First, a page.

When I first started training as an accountant almost 20 years ago, I feared meetings with clients. At that point in time, I was not particularly one for chit-chat at work. Firstly, I am fairly introverted by nature, but secondly, I lacked confidence that only comes with many years of training and knowledge. When meetings were necessary, I would do my best to get down to the specific matter at hand – bypassing any “unnecessary distractions” about the client’s life or business outside of the financials. My job was to get a specific task done. Little did I know then that it was the chit-chat during meetings that would become the main driver of growth for my own practice.
Having a meeting plan focused around the main points that you would like to address during a client meeting is obviously a great help. However, I strongly believe that it is the off-the-cuff comments by clients, such as what they did on the weekend, their health, what activities their children are involved in, where they are going on holiday and when etc that can, and should lead too much more relevant and meaningful work for you as an accountant.
“Little did I know then that it was the chit-chat during meetings that would become the main driver of growth for my own practice”
It is easy to assume that if the accounts in front of you tell you that sales and profits are up compared to the previous year, then your client is doing just fine. Producing accounts and tax returns for your client certainly has it’s value, but it is a given from your client’s perspective and is built on retrospection. Realising, through chit-chat, that your client desperately needs support to improve her work/life balance, hasn’t had a holiday without her laptop for 15 years and is worried because she has never even considered how she will fund her retirement is a different matter. Of course, you need to act on the information provided in order to provide any value.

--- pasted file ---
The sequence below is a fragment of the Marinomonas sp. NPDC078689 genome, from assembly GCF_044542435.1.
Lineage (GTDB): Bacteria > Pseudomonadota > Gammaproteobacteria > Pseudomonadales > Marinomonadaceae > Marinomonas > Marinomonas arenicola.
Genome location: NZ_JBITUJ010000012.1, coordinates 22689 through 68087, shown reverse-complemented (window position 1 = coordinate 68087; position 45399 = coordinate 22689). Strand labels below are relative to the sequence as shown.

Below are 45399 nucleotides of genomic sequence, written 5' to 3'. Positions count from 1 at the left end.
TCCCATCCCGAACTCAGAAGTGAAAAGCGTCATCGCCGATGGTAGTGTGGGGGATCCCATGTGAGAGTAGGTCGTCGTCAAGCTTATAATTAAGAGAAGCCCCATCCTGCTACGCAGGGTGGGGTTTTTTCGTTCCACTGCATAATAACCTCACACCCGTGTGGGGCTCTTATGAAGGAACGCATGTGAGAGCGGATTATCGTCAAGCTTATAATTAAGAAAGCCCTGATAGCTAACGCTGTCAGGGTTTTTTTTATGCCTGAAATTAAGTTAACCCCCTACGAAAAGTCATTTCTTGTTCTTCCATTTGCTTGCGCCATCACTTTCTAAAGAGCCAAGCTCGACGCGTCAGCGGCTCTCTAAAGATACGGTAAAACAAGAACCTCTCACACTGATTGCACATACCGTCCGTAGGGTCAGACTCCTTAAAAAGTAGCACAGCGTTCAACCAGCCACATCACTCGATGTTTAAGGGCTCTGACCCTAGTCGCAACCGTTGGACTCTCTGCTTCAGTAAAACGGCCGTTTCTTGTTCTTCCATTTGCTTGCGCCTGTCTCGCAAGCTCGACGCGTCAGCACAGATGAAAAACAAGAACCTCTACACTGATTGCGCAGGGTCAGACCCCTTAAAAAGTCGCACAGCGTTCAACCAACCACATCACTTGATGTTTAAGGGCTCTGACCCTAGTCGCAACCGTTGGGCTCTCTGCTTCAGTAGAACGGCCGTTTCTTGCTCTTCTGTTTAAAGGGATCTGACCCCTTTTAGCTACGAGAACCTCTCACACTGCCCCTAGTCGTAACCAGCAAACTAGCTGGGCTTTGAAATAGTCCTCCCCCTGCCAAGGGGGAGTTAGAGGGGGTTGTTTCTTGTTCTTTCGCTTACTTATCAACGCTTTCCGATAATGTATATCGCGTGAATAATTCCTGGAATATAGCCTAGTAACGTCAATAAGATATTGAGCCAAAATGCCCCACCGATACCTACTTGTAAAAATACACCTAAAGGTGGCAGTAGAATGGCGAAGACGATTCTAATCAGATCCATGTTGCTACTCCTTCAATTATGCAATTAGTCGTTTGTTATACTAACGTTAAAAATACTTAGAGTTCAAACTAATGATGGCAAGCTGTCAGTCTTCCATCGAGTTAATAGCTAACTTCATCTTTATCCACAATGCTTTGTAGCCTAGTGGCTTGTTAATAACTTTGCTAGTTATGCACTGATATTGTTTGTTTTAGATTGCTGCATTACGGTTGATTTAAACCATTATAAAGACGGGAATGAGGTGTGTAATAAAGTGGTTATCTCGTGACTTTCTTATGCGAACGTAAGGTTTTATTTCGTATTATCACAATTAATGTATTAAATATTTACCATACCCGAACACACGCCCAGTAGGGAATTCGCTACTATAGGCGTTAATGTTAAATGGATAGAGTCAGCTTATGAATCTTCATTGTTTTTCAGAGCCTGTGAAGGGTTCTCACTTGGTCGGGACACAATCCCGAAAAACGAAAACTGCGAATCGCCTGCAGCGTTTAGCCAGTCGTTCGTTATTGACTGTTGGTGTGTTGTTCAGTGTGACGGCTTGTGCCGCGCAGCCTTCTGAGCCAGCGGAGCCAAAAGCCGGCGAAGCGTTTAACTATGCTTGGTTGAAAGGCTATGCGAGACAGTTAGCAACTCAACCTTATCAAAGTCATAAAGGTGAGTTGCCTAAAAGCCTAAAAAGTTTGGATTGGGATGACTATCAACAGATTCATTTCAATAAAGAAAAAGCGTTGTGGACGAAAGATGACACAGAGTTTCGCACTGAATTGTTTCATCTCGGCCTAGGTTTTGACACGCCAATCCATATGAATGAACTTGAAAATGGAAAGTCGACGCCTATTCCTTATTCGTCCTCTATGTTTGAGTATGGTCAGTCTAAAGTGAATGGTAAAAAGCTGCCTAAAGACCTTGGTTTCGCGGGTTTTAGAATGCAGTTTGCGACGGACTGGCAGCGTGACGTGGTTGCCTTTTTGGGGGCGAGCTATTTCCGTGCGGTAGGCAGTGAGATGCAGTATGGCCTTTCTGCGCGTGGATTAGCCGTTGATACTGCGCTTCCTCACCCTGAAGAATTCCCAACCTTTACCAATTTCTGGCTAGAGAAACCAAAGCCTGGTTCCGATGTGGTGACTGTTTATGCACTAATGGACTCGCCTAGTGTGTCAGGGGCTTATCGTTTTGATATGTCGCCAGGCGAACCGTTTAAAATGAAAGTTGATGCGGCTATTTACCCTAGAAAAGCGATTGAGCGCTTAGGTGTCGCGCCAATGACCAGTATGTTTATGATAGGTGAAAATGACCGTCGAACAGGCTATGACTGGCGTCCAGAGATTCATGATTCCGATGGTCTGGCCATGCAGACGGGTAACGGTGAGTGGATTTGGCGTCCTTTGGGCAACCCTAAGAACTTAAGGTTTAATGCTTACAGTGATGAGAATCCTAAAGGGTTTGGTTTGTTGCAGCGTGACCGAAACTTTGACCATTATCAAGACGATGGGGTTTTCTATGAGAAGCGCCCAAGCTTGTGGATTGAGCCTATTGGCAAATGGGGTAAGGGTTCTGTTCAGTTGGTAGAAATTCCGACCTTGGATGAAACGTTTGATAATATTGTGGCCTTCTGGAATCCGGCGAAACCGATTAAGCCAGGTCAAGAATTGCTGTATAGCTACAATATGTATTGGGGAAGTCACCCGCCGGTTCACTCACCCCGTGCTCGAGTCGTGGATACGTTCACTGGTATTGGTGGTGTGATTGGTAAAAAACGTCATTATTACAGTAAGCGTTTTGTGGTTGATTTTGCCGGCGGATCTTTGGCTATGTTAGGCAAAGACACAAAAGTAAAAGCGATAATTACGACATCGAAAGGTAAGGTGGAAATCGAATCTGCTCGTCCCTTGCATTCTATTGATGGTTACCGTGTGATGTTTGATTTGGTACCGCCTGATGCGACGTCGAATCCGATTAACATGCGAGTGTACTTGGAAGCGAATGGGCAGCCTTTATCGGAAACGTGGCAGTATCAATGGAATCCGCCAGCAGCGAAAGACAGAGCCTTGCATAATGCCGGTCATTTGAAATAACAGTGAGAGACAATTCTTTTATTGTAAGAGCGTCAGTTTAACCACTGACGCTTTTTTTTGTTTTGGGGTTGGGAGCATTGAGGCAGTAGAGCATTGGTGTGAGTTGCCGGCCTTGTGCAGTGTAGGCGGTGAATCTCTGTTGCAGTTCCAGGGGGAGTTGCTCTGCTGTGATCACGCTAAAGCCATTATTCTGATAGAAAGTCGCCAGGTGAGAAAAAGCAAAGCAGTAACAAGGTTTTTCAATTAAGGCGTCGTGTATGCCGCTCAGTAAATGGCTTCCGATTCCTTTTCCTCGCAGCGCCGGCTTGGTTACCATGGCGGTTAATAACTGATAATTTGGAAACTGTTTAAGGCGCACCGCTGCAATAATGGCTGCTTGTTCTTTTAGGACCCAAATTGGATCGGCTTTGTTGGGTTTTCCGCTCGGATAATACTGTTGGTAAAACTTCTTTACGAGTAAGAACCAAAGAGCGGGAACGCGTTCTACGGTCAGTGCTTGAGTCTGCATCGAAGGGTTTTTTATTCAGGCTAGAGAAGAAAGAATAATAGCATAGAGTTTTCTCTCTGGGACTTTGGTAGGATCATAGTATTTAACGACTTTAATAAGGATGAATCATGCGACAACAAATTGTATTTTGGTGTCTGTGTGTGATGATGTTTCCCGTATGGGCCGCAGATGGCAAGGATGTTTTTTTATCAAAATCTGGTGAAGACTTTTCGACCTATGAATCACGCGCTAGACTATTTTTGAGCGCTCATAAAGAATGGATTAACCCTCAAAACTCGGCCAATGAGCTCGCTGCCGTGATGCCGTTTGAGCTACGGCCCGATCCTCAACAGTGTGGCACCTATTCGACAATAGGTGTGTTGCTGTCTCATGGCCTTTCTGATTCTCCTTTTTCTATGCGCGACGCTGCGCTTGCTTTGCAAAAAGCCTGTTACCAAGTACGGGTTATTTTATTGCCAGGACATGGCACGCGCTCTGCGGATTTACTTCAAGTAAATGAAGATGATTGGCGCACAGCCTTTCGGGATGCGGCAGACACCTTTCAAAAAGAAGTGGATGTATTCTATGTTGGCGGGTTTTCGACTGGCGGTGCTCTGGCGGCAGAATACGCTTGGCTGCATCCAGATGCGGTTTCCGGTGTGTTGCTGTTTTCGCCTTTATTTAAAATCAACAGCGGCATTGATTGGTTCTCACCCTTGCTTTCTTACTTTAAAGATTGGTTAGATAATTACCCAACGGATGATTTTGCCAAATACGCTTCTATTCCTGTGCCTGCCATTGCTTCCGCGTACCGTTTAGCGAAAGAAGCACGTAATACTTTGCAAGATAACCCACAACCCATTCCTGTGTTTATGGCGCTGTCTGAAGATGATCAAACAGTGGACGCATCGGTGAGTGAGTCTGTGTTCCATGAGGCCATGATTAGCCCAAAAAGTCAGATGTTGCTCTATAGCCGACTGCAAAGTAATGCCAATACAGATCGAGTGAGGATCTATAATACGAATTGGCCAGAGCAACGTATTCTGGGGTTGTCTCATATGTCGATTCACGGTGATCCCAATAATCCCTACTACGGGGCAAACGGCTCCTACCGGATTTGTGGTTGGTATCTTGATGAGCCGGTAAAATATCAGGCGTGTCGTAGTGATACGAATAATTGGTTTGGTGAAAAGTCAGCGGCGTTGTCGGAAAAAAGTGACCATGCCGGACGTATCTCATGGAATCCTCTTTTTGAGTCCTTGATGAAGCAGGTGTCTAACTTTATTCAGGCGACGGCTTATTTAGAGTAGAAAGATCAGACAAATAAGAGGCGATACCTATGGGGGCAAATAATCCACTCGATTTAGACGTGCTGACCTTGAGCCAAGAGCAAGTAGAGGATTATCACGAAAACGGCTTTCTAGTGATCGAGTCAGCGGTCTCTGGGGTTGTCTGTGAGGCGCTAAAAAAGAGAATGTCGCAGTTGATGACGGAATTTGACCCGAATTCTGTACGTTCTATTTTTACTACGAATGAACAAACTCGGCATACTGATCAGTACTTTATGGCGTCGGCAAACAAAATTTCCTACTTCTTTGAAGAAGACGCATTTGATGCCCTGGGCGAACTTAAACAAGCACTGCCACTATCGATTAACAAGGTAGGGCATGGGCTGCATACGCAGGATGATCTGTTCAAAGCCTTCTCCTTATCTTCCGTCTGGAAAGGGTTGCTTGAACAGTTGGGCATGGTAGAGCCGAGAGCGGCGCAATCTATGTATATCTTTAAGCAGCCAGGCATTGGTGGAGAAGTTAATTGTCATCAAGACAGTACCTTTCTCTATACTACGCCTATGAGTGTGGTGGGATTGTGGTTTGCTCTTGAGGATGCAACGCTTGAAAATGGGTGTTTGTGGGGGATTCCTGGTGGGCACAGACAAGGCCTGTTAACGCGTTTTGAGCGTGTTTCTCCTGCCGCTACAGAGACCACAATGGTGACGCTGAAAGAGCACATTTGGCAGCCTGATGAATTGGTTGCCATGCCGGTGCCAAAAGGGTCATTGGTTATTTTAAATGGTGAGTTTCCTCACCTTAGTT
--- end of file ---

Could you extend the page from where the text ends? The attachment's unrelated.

Thankfully, I saw the value in opening up conversations with clients as standard – both for them and for me. I have since created PF Director which has allowed me to base the advice that I give on all relevant aspects of the client’s business and personal life. It has allowed me to systemise the entire process, create additional recurring income and it positions me as the person that the client talks to first regarding anything to do with their business and personal finances.
So the next time you say hello to a client, think about what they are saying and how they are saying it. It can open the door to a much more rewarding and valuable relationship with that client.
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